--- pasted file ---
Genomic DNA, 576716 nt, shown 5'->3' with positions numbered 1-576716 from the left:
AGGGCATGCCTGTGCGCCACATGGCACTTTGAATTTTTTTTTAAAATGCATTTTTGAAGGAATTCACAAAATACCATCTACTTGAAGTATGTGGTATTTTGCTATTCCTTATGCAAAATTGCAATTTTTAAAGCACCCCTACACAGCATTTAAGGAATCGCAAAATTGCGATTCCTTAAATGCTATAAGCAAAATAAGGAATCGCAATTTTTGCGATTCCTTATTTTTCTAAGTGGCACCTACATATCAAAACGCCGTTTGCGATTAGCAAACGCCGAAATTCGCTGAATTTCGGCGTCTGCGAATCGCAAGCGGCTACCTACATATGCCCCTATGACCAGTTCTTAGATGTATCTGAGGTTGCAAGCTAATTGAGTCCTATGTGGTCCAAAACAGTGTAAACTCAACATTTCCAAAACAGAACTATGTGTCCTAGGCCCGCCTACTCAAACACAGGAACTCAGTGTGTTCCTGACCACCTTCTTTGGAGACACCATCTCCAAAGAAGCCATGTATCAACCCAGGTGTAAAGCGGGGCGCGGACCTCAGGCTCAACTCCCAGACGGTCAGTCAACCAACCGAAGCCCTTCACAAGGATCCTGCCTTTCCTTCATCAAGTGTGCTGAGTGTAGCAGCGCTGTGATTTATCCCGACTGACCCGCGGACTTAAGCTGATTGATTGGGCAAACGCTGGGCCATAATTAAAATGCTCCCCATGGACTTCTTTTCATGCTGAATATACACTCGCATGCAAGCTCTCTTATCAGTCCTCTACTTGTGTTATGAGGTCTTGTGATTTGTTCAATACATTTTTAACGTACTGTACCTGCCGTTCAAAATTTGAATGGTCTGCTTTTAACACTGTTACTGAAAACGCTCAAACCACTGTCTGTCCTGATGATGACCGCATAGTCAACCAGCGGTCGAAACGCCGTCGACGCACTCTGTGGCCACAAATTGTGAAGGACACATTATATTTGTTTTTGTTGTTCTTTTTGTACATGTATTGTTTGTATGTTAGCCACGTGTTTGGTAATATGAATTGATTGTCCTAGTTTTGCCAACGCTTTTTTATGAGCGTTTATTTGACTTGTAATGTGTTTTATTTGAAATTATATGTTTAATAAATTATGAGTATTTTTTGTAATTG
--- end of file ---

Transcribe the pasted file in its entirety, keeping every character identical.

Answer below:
Genomic DNA, 576716 nt, shown 5'->3' with positions numbered 1-576716 from the left:
AGGGCATGCCTGTGCGCCACATGGCACTTTGAATTTTTTTTTAAAATGCATTTTTGAAGGAATTCACAAAATACCATCTACTTGAAGTATGTGGTATTTTGCTATTCCTTATGCAAAATTGCAATTTTTAAAGCACCCCTACACAGCATTTAAGGAATCGCAAAATTGCGATTCCTTAAATGCTATAAGCAAAATAAGGAATCGCAATTTTTGCGATTCCTTATTTTTCTAAGTGGCACCTACATATCAAAACGCCGTTTGCGATTAGCAAACGCCGAAATTCGCTGAATTTCGGCGTCTGCGAATCGCAAGCGGCTACCTACATATGCCCCTATGACCAGTTCTTAGATGTATCTGAGGTTGCAAGCTAATTGAGTCCTATGTGGTCCAAAACAGTGTAAACTCAACATTTCCAAAACAGAACTATGTGTCCTAGGCCCGCCTACTCAAACACAGGAACTCAGTGTGTTCCTGACCACCTTCTTTGGAGACACCATCTCCAAAGAAGCCATGTATCAACCCAGGTGTAAAGCGGGGCGCGGACCTCAGGCTCAACTCCCAGACGGTCAGTCAACCAACCGAAGCCCTTCACAAGGATCCTGCCTTTCCTTCATCAAGTGTGCTGAGTGTAGCAGCGCTGTGATTTATCCCGACTGACCCGCGGACTTAAGCTGATTGATTGGGCAAACGCTGGGCCATAATTAAAATGCTCCCCATGGACTTCTTTTCATGCTGAATATACACTCGCATGCAAGCTCTCTTATCAGTCCTCTACTTGTGTTATGAGGTCTTGTGATTTGTTCAATACATTTTTAACGTACTGTACCTGCCGTTCAAAATTTGAATGGTCTGCTTTTAACACTGTTACTGAAAACGCTCAAACCACTGTCTGTCCTGATGATGACCGCATAGTCAACCAGCGGTCGAAACGCCGTCGACGCACTCTGTGGCCACAAATTGTGAAGGACACATTATATTTGTTTTTGTTGTTCTTTTTGTACATGTATTGTTTGTATGTTAGCCACGTGTTTGGTAATATGAATTGATTGTCCTAGTTTTGCCAACGCTTTTTTATGAGCGTTTATTTGACTTGTAATGTGTTTTATTTGAAATTATATGTTTAATAAATTATGAGTATTTTTTGTAATTG